They lost their loved ones to alcohol abuse. Now these young men are surfing to escape and heal themselves.


On the pristine coast of Tamil Nadu state in southern India, a small fishing village called Mahabalipuram is home to Mumu Surf School, one of India’s most popular surf schools. It is run by Mukesh Panjanathan, known to everyone as Mumu, who lives two minutes from the school on the beach.

Every morning he watches the sunlight glisten on the seawater and the palm leaves sway in the breeze. Along the shore are kattumarams, a local term for boats made from tree trunks, which he used to squeeze into the sea as a child to ride the waves. But as beautiful as it is, the seaside town has a dark side.

Mumu was just 12 – the youngest of six siblings – when his father, who suffered from health problems linked to alcoholism, committed suicide.

“Alcohol addiction is a huge challenge for fishing communities,” Vincent Jain, deputy head of the Federation of South Indian Fishing Societies, a nonprofit dedicated to building, told VICE. traditional fishing. “Most of them start drinking in their teens and start making money. “

It is common for fishermen to drink up to three times a day, and paying for their addiction consumes a large part of the money they earn. As it stands, their livelihoods are already strained due to large-scale commercial fishing activities and the climate crisis.

Mumu, now 36, said fishermen use alcohol as a “pain reliever” because of the exhausting and precarious nature of their work. They paddle their boats in the sea as early as three in the morning, sometimes in very difficult conditions, and return with a batch of fish at sunrise. That is, if they are lucky. The rest of the day leaves them doing nothing.

“Drinking helps them fall asleep; it makes them feel better. Slowly it becomes a habit, ”he said. “But things are changing.

Over the past 15 years, the surge of surf culture in Mahabalipuram has not only turned it into one of the top water sports destinations in India, but has also opened doors for young people to pursue alternative careers. The trend is rooted in the state’s local fishing traditions. Tamil Nadu, which occupies 13% of India’s long coastline, has one of the country’s most prosperous and active fishing communities, with more than 608 fishing villages in 13 coastal districts and a fishing population of over ‘a million.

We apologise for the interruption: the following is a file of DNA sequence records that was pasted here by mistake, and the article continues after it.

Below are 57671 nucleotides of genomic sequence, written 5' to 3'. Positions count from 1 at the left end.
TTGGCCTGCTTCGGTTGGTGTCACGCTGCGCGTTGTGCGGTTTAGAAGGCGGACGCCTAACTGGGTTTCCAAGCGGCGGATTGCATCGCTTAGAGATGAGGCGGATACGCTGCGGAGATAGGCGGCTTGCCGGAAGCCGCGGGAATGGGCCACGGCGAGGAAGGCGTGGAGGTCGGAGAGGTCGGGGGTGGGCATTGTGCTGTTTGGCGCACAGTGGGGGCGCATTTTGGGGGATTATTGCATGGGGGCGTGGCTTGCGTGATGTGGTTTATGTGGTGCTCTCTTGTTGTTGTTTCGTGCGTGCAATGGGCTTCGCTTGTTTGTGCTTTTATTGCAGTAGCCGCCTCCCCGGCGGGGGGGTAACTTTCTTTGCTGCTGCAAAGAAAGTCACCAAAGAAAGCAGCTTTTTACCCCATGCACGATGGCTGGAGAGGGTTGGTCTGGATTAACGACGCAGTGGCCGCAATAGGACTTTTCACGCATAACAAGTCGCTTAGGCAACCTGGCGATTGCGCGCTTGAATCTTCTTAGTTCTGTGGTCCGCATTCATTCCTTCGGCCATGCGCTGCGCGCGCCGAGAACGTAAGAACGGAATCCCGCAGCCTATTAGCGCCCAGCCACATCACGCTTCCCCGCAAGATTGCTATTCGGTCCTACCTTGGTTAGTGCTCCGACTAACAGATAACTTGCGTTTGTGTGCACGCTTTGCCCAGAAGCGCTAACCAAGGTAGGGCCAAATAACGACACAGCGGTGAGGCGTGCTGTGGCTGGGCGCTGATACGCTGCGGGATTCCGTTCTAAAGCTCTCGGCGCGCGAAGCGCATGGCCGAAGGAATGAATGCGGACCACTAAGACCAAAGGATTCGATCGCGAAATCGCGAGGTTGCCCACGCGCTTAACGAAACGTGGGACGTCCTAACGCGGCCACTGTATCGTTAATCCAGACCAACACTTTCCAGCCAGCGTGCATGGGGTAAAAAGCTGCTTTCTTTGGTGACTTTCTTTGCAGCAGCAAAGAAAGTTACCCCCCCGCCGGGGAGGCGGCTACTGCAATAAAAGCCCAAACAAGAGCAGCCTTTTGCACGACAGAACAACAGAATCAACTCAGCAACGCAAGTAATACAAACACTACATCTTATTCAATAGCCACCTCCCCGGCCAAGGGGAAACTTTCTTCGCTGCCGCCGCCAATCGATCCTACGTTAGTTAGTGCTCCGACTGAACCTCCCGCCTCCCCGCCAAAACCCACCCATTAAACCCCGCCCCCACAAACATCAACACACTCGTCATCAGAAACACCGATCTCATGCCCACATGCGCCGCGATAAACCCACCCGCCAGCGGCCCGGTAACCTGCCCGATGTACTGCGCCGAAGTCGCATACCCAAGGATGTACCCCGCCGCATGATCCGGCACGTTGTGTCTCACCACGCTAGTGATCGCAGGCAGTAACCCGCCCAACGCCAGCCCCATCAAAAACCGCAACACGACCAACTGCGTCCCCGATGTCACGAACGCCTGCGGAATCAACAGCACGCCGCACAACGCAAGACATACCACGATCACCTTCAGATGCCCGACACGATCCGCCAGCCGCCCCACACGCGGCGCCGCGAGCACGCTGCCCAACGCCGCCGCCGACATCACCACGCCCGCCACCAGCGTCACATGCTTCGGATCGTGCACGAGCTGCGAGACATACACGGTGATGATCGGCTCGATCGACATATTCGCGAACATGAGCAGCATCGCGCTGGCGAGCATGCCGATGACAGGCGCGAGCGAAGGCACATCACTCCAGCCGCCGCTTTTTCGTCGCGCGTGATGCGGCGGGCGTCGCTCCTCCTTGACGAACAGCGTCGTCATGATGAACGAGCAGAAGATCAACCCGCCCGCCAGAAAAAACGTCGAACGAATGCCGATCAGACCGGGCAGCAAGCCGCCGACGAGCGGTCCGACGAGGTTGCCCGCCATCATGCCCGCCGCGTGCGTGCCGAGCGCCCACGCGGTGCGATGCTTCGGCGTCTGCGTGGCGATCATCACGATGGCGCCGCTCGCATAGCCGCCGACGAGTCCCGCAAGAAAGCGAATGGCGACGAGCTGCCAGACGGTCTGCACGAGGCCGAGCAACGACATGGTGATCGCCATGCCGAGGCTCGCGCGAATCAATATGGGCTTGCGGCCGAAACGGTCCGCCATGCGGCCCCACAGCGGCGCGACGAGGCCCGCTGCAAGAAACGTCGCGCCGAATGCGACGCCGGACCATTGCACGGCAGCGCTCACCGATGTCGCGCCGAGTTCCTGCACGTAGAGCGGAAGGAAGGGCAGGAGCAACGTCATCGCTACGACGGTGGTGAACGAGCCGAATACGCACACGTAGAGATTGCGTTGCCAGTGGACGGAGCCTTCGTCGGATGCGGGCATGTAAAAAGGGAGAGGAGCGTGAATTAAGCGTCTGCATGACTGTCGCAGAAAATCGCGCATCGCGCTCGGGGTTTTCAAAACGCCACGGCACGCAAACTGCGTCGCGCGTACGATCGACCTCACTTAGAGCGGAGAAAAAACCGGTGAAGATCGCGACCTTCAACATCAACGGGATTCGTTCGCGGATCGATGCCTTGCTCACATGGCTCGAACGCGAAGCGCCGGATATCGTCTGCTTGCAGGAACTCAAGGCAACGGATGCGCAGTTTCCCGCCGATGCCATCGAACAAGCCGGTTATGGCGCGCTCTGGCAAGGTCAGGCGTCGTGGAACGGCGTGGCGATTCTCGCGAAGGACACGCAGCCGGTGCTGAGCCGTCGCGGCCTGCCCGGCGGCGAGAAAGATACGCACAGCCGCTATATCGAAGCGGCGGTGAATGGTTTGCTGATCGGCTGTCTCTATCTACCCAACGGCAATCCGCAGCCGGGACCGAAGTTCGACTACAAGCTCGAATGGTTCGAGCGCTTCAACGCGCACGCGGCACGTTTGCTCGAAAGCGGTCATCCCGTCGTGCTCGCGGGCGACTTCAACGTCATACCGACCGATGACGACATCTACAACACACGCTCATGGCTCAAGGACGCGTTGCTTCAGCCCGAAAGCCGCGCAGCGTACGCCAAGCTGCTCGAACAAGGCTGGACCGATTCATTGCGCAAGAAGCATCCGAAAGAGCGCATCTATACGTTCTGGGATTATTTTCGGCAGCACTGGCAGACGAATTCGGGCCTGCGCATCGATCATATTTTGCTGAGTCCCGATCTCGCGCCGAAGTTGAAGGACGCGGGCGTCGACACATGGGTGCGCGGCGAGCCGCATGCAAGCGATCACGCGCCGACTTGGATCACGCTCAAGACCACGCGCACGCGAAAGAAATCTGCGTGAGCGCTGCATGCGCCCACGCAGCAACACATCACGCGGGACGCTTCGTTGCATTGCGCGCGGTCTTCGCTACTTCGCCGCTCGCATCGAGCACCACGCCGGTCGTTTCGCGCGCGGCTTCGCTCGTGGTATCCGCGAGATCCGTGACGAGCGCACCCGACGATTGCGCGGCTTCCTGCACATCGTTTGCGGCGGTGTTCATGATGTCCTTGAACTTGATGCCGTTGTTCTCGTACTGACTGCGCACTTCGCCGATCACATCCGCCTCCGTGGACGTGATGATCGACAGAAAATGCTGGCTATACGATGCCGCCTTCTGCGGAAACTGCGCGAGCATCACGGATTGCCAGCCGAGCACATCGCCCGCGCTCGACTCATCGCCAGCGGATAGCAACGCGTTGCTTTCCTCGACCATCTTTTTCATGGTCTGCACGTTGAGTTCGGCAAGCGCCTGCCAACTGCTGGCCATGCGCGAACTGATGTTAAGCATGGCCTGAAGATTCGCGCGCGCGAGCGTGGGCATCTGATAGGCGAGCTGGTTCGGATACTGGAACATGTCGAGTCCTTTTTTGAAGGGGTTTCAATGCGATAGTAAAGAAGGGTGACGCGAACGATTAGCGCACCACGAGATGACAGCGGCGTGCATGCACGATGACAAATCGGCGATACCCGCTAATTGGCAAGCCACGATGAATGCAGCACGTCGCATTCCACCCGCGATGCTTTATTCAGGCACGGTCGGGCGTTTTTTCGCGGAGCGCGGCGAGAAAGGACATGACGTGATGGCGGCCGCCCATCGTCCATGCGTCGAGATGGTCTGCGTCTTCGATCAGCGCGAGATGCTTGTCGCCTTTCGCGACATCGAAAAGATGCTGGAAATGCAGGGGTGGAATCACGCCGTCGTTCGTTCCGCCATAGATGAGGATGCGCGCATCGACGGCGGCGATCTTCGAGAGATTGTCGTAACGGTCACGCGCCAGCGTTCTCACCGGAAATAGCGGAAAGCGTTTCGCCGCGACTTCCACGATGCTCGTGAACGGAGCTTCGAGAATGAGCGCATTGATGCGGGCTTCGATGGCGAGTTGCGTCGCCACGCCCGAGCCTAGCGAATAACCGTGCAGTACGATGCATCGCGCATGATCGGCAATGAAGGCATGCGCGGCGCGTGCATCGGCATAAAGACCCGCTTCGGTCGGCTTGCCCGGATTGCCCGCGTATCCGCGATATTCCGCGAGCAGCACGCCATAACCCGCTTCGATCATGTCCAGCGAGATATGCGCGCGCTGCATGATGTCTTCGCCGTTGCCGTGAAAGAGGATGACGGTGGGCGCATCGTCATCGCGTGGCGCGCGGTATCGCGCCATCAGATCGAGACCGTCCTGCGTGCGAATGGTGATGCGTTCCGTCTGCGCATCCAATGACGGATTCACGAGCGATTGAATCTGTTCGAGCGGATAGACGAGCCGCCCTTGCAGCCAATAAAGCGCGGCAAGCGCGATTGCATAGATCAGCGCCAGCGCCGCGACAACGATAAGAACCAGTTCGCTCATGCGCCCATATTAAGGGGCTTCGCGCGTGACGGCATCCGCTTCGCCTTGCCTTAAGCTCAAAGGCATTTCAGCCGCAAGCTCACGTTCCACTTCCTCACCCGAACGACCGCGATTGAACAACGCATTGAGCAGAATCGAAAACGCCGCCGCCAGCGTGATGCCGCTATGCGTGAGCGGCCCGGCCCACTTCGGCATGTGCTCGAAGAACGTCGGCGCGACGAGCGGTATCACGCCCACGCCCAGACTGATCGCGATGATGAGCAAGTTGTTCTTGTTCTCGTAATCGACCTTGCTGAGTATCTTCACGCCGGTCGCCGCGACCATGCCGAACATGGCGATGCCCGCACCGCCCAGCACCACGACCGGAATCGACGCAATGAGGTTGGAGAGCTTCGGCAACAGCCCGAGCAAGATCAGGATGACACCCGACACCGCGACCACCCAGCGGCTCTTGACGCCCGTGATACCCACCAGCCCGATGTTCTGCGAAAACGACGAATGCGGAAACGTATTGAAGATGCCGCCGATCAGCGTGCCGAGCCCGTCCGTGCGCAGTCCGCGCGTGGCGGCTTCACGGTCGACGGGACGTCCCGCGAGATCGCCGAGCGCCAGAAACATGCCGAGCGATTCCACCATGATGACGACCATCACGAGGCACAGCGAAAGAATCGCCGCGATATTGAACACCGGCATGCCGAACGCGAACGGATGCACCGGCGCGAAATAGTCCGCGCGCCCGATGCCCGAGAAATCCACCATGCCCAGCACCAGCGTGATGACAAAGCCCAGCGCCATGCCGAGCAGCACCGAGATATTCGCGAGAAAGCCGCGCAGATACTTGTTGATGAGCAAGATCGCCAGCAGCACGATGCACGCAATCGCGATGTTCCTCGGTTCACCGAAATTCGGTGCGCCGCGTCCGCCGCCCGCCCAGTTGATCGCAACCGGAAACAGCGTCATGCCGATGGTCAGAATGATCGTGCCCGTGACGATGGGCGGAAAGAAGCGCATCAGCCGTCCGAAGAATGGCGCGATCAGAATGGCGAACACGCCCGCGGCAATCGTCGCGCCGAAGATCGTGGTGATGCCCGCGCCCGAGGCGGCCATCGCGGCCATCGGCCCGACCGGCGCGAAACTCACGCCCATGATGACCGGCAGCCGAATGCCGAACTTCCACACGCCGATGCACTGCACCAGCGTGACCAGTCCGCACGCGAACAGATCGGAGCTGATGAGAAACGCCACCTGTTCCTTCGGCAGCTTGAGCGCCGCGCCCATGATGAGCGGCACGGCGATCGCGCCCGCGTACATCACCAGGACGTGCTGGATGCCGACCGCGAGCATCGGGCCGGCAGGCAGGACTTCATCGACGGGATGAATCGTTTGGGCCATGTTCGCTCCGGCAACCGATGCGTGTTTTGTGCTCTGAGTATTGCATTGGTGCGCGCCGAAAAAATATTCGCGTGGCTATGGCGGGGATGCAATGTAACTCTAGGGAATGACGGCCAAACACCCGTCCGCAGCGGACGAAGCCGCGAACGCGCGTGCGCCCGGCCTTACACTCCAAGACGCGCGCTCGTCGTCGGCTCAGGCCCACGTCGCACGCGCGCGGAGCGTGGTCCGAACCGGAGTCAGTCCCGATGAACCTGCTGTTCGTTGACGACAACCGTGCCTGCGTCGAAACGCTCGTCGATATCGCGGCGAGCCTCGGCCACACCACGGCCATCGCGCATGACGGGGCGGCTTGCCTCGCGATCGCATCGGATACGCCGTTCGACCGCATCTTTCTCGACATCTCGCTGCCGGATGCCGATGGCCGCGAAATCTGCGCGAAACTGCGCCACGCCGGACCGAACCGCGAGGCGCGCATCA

“The generations to come have a lot more freedom to choose what they want to do, instead of sitting around and getting drunk,” said Mumu, who is among the first surfers to emerge from the local fishing community.

Mumu charges students Rs 1,000 ($ 13.33) an hour for surf lessons, but he teaches and lends surfboards to local kids for free, provided they also help him clean the beach. . “I want them to connect with the environment and protect the ocean. In my father’s time, we went 5 kilometers into the sea and came back with bags full of fish. Now people have to travel 10 to 20 kilometers to find fish.

In Kodi Bengre – a small fishing village of about 8,500 people on the coast of the neighboring state of Karnataka – everyone knows Nithin Kharvi. Whenever Kharvi goes fishing, the 25-year-old returns with a batch of fish within half an hour of entering the sea, leaving the rest of the fishermen bewildered.

“I notice the direction of the wind and the tide and I can predict the movement of the fish,” he said.

Although Kharvi spent much of his childhood baiting fish and crabs in the pond behind his house, he credits his prowess to surf fishing. “The more time you spend catching waves in the ocean, the better you understand them,” he said.

Although he is an excellent fisherman, the money from fishing alone cannot meet the needs of his family who live in the nearby village of Kundapura. “The fishing season only lasts from August to December. After that there are fewer fish to catch, ”he said.

Kharvi has been working at sea since the age of 14. He dropped out of school to support his family when his father’s health deteriorated from alcohol abuse. “Every time he tried to cut down on his intake he would throw up,” he said.